[men-dl-suh n; German men-duh l-zohn]
- Fe·lix [fee-liks; German fey-liks] /ˈfi lɪks; German ˈfeɪ lɪks/, Jacob Ludwig Felix Mendelssohn-Bartholdy, 1809–47, German composer.
- his grandfatherMo·ses [moh-ziz, -zis; German moh-zes] /ˈmoʊ zɪz, -zɪs; German ˈmoʊ zɛs/, 1729–86, German philosopher.
Dictionary.com Unabridged Based on the Random House Unabridged Dictionary, © Random House, Inc. 2018
Examples from the Web for mendelssohn
Duquesnel had the happy idea of putting Athalie on again, with Mendelssohn's choruses.My Double Life
He told me that it was the Life of the celebrated Mendelssohn, the Jew.Tales And Novels, Volume 9 (of 10)
People who pin their faith to Mendelssohn might be a little over-powered.The Dominant Strain
Anna Chapin Ray
"Perhaps I have been more fortunate than most artists," said Mendelssohn softly.
Mendelssohn sat at the piano and David tuned his instrument.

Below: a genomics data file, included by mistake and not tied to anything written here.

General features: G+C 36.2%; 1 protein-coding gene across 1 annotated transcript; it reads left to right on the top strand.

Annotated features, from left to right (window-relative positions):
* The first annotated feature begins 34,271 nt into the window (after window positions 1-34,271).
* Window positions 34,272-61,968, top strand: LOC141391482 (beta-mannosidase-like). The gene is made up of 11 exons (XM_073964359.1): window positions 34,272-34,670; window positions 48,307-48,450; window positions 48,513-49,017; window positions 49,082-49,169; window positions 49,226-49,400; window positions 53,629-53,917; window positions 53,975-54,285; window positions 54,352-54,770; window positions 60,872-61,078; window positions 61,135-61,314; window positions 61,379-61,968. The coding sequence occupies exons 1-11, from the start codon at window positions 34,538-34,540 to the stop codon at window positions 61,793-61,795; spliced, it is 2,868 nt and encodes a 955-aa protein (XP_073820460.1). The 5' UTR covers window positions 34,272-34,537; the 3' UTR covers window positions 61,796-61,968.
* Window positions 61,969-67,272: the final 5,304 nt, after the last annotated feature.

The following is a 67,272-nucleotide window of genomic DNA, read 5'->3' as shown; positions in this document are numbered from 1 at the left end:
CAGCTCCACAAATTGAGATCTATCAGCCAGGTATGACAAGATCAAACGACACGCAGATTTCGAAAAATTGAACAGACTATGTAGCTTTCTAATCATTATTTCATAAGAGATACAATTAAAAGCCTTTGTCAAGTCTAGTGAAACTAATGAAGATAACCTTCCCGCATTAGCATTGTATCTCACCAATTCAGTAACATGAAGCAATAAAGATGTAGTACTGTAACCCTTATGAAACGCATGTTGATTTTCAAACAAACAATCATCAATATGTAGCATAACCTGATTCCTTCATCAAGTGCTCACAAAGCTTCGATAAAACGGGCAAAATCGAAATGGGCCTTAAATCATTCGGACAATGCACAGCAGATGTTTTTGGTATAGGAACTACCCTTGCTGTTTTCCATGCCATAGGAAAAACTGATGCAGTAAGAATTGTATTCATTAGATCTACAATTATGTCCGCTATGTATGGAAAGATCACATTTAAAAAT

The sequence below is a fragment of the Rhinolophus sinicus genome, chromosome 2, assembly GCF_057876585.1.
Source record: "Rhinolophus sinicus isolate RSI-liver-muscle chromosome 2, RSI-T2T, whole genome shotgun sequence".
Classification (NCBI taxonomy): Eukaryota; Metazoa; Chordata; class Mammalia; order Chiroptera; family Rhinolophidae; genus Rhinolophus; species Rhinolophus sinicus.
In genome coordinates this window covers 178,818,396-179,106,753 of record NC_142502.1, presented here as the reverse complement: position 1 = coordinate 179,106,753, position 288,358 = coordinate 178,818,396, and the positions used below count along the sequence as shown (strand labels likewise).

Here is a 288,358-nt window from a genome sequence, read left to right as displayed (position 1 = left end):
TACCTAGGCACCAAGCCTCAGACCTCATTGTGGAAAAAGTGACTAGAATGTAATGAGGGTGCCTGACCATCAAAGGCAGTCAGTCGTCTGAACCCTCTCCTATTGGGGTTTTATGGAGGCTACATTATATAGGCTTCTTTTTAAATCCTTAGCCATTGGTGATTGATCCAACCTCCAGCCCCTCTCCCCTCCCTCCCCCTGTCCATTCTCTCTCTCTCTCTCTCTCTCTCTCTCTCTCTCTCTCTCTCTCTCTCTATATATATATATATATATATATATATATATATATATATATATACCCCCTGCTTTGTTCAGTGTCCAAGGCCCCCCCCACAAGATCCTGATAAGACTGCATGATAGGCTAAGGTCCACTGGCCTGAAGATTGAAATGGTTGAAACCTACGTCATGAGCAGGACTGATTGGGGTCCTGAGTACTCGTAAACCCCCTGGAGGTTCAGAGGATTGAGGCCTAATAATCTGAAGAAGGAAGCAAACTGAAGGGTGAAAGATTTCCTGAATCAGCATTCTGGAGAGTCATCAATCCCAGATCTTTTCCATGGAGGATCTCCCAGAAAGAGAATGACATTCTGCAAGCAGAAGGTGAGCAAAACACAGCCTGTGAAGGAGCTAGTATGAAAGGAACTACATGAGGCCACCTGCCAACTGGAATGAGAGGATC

- Felix (ˈfeːlɪks), full name Jacob Ludwig Felix Mendelssohn-Bartholdy. 1809–47, German romantic composer. His works include the overtures A Midsummer Night's Dream (1826) and Fingal's Cave (1832), five symphonies, the oratorio Elijah (1846), piano pieces, and songs. He was instrumental in the revival of the music of J. S. Bach in the 19th century
- his grandfather, Moses (ˈmoːzəs). 1729–86, German Jewish philosopher. His best-known work is Jerusalem (1783), in which he defends Judaism and appeals for religious toleration